When I hear Trump talking about suing the media, or changing laws to disadvantage them, I think about Lee Kuan Yew. This was something the late Singaporean prime minister did. Tough for the media, yet Singapore became pretty successful.
Incidentally, this is one of the weird issues with libertarian thought. We want freedom of speech, but the left will take advantage. Technically, even just a media company- massive disruption is profitable to them. But anyway, whether subversive, or motivated via profit, you get this behavior, and the left has no problem shutting down free speech. They have to be stopped somehow in order to maintain whatever it is they are subverting for the rest of us.
Singapore also has a multicultural society. There's a much smaller population, but also fewer resource, which required heavy dependence on foreign trade.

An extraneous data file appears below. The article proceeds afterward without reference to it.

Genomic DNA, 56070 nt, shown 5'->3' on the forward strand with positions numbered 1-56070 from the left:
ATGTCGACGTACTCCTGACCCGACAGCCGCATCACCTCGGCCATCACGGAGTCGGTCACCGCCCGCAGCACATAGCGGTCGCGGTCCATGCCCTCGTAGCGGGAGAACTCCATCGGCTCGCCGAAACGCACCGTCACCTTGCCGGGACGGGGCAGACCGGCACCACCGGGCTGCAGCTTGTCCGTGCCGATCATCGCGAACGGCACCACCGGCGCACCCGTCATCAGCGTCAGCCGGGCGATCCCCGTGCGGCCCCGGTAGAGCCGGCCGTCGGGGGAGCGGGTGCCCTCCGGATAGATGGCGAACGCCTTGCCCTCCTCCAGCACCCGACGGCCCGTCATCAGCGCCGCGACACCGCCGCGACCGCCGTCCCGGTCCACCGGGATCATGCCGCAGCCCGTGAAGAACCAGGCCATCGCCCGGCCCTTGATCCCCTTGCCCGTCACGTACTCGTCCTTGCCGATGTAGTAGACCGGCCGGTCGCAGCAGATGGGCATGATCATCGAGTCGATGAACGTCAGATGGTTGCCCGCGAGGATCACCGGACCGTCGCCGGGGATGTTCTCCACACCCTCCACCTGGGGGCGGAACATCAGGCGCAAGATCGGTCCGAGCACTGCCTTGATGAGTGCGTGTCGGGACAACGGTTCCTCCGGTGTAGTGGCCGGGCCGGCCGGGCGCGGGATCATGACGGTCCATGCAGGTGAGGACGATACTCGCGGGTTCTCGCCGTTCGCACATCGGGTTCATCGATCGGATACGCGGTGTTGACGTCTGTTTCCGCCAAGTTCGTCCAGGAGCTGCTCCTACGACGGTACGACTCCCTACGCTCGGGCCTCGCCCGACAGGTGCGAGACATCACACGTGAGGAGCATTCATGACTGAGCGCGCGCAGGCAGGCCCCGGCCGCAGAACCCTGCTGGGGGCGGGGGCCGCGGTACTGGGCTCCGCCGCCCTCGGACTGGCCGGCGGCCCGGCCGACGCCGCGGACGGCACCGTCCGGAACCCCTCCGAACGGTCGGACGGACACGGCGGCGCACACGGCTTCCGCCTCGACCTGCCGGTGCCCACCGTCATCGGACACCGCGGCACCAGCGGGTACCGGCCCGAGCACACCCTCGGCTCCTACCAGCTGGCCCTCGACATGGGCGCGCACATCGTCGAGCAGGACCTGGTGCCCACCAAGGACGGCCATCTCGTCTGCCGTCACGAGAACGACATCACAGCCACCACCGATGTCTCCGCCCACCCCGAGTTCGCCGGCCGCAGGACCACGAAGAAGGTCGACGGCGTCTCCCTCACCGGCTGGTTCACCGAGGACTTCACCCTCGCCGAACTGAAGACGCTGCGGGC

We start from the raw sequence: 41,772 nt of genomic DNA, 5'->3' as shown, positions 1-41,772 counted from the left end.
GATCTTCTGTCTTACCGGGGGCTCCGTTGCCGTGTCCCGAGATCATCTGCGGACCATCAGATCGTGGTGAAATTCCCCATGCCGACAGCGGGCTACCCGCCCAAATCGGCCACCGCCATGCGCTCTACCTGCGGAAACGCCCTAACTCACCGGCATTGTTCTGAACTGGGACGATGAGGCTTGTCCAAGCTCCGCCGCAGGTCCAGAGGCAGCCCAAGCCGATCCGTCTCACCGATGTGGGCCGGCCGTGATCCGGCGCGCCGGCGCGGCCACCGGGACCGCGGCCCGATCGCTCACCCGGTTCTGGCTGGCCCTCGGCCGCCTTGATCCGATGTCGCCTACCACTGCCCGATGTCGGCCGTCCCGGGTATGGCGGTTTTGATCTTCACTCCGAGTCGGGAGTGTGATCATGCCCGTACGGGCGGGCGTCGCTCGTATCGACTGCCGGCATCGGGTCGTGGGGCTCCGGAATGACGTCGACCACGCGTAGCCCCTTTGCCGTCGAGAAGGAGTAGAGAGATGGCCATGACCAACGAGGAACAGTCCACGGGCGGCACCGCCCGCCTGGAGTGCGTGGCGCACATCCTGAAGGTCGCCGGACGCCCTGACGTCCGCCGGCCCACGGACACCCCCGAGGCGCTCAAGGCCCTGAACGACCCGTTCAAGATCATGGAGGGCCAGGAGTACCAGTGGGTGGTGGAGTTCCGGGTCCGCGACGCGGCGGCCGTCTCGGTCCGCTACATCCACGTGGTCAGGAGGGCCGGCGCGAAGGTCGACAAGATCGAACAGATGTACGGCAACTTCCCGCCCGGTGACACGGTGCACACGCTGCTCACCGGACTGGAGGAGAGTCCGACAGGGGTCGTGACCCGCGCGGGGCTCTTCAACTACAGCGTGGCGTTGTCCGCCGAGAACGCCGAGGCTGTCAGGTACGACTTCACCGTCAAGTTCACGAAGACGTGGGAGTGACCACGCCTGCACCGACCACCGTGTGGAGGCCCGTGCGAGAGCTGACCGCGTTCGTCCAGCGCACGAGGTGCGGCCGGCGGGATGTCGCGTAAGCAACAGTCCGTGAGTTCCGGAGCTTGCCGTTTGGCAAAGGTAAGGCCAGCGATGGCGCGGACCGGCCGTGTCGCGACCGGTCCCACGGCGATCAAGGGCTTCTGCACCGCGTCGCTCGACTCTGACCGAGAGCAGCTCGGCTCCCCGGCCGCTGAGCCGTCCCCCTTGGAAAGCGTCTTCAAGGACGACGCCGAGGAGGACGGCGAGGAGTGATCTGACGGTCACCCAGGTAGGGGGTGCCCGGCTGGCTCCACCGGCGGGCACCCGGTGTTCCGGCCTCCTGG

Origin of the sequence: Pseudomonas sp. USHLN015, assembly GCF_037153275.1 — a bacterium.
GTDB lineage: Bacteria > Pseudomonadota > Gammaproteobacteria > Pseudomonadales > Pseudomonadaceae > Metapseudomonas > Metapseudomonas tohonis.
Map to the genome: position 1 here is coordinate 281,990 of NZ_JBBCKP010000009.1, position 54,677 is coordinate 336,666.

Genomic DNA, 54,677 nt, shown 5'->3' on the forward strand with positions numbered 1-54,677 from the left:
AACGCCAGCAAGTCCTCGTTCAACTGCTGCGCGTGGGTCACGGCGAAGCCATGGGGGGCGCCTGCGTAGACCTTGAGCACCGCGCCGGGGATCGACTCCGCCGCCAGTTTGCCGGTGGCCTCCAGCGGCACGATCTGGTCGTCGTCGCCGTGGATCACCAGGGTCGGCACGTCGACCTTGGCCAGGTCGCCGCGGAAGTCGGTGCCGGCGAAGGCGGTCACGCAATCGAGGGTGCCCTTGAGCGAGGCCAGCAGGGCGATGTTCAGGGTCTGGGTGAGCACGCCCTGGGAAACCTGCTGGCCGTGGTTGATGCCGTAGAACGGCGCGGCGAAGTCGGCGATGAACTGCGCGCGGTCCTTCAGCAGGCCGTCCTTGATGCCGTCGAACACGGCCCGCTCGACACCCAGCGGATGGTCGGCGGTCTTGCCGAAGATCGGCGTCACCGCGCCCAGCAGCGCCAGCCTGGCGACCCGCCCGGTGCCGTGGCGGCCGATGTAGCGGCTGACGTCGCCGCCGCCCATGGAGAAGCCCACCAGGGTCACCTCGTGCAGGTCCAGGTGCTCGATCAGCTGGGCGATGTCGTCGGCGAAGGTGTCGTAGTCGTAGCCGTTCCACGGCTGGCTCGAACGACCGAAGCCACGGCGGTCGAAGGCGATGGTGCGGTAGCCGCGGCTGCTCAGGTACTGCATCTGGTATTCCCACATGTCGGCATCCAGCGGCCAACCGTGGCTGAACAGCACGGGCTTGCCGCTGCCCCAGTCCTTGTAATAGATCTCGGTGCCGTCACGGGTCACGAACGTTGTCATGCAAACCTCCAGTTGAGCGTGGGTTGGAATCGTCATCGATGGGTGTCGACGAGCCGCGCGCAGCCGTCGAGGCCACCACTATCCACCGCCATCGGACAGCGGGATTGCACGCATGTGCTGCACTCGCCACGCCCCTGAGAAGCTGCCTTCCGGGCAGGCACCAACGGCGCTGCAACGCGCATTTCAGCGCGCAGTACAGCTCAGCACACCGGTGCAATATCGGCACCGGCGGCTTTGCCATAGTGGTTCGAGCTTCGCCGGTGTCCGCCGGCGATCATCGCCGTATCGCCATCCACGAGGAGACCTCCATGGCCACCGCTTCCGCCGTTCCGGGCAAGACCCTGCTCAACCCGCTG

And Lee Kuan Yew did pretty well, from a quality of life and economic standpoint. Some folks get this idea it was basically a one party system, point to various laws and punishments that seem extreme to American eyes, etc... I don't think is really accurate, but even if it was, so what? I can vote for many different candidates, but existence of these choices will not provide me with the increased well-being enjoyed by Singaporeans during Lee Kuan Yew's reign.
We have been encouraged to focus on these particulars, totems really, of 'democracy' or American exceptionalism, rather than the essence.
Anyway, the other guy I've mentioned is Jesse Ventura. Both parties refused to do anything with Ventura, rendering him ineffective. I expect an attempt to do that to Trump, but I also expect D.C. is full of weakness, prone to indictment, and the opposition Trump faces may crumble.
Not only that, Trump is probably more intelligent than Ventura, especially with regard to negotiations.
Things can always get worse, but it is unlikely to be because of Trump specifically, which is why the media coverage, and the cuckservative preening bothers me. He can certainly do no worse than the Bushes, and there's some small chance he can do better. And his incentives are different from politicians- a truth economists ought to be noticing.